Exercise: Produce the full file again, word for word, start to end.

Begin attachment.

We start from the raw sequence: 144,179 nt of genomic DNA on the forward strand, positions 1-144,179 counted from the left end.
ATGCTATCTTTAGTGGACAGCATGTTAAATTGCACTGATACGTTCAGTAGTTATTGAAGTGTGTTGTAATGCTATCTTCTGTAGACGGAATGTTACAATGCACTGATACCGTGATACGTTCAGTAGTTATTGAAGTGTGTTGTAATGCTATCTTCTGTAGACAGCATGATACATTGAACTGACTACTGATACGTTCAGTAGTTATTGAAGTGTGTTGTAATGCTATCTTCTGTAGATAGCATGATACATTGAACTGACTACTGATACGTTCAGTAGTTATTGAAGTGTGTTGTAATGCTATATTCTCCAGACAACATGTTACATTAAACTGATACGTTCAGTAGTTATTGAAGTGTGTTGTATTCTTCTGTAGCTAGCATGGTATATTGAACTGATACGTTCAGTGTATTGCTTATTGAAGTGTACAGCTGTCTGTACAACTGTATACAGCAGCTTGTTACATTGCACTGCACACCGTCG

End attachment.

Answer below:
We start from the raw sequence: 144,179 nt of genomic DNA on the forward strand, positions 1-144,179 counted from the left end.
ATGCTATCTTTAGTGGACAGCATGTTAAATTGCACTGATACGTTCAGTAGTTATTGAAGTGTGTTGTAATGCTATCTTCTGTAGACGGAATGTTACAATGCACTGATACCGTGATACGTTCAGTAGTTATTGAAGTGTGTTGTAATGCTATCTTCTGTAGACAGCATGATACATTGAACTGACTACTGATACGTTCAGTAGTTATTGAAGTGTGTTGTAATGCTATCTTCTGTAGATAGCATGATACATTGAACTGACTACTGATACGTTCAGTAGTTATTGAAGTGTGTTGTAATGCTATATTCTCCAGACAACATGTTACATTAAACTGATACGTTCAGTAGTTATTGAAGTGTGTTGTATTCTTCTGTAGCTAGCATGGTATATTGAACTGATACGTTCAGTGTATTGCTTATTGAAGTGTACAGCTGTCTGTACAACTGTATACAGCAGCTTGTTACATTGCACTGCACACCGTCG